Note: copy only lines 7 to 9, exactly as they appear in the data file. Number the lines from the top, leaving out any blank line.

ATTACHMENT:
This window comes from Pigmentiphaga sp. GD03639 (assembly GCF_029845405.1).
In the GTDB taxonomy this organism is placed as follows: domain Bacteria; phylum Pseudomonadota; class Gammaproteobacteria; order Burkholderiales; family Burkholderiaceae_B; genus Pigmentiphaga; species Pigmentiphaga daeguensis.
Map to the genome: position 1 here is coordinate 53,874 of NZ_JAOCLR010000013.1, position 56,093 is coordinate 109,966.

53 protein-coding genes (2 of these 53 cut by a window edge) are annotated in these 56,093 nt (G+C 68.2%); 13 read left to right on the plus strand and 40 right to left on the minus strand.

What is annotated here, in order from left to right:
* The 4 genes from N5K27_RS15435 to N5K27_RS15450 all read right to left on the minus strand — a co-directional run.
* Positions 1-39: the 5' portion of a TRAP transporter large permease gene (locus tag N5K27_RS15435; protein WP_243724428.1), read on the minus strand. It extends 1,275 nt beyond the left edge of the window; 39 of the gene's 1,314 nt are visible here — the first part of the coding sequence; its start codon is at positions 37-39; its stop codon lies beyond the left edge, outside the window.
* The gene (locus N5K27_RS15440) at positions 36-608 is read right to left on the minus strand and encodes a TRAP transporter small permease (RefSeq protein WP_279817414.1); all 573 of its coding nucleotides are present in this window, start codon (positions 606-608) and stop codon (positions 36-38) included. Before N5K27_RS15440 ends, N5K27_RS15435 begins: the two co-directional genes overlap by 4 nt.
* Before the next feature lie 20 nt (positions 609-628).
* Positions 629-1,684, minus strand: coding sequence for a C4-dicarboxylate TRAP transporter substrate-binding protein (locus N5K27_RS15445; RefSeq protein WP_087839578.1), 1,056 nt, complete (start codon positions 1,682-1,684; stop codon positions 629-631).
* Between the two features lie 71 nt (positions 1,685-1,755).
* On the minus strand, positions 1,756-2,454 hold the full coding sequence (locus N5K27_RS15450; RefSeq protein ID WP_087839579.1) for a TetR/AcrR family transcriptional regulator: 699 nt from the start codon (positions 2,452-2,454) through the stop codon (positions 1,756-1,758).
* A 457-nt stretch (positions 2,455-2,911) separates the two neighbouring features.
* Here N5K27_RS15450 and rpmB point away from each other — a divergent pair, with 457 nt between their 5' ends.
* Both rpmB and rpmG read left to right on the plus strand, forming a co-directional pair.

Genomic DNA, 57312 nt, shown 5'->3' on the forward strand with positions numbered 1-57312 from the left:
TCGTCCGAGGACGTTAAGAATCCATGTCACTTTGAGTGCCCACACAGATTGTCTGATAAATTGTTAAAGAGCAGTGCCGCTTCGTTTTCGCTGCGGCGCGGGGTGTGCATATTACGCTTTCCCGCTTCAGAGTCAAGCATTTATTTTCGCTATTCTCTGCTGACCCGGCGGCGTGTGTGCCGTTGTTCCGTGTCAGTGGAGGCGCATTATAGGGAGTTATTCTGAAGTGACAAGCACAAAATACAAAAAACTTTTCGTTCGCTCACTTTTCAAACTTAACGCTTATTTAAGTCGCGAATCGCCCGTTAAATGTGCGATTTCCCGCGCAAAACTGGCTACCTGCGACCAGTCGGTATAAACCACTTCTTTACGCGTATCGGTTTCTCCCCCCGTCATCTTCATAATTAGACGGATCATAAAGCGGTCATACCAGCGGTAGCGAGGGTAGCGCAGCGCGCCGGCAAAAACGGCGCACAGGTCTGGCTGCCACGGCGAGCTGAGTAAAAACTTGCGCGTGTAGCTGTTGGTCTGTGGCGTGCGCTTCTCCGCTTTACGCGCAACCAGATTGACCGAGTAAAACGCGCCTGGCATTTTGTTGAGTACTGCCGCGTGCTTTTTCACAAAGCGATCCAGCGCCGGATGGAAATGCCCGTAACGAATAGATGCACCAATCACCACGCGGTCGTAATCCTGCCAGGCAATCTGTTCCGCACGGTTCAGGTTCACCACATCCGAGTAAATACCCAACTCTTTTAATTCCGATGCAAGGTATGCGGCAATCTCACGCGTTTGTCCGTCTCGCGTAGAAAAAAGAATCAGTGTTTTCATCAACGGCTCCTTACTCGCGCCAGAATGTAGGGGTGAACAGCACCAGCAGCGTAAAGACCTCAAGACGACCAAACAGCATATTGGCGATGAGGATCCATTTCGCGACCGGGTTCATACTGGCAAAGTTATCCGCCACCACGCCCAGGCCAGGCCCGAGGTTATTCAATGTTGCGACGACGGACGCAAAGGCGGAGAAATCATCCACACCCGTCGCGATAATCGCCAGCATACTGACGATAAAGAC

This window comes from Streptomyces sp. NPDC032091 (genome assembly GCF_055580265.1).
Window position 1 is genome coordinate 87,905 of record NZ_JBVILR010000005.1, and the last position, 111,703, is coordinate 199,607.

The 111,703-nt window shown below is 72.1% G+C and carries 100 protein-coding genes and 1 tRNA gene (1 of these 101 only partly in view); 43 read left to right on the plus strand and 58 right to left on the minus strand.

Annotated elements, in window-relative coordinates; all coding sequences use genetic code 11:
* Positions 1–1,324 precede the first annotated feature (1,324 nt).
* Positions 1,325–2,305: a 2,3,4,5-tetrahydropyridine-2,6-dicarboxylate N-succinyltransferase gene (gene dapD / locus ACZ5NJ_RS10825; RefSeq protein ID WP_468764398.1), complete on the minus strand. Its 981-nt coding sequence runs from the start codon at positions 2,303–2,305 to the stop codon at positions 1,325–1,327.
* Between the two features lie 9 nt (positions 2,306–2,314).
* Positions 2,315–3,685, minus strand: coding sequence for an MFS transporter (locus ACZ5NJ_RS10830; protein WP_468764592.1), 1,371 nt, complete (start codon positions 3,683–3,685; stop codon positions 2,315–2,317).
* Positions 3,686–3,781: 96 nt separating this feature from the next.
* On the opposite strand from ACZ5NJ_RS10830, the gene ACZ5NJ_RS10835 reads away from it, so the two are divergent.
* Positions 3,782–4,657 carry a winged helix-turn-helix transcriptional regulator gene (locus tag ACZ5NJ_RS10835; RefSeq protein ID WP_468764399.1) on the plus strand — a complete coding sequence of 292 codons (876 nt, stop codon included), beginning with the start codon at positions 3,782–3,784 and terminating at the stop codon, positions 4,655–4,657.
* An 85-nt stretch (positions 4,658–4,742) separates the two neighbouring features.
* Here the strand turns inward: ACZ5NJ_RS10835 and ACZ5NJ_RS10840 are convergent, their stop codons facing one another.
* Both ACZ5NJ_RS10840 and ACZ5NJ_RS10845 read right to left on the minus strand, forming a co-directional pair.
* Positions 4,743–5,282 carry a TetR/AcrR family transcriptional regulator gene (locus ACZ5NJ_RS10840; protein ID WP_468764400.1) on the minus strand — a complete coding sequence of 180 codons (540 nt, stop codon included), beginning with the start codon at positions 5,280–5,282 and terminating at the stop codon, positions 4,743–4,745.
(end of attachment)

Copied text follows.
* Positions 1-39: the 5' portion of a TRAP transporter large permease gene (locus tag N5K27_RS15435; protein WP_243724428.1), read on the minus strand. It extends 1,275 nt beyond the left edge of the window; 39 of the gene's 1,314 nt are visible here — the first part of the coding sequence; its start codon is at positions 37-39; its stop codon lies beyond the left edge, outside the window.
* The gene (locus N5K27_RS15440) at positions 36-608 is read right to left on the minus strand and encodes a TRAP transporter small permease (RefSeq protein WP_279817414.1); all 573 of its coding nucleotides are present in this window, start codon (positions 606-608) and stop codon (positions 36-38) included. Before N5K27_RS15440 ends, N5K27_RS15435 begins: the two co-directional genes overlap by 4 nt.
* Before the next feature lie 20 nt (positions 609-628).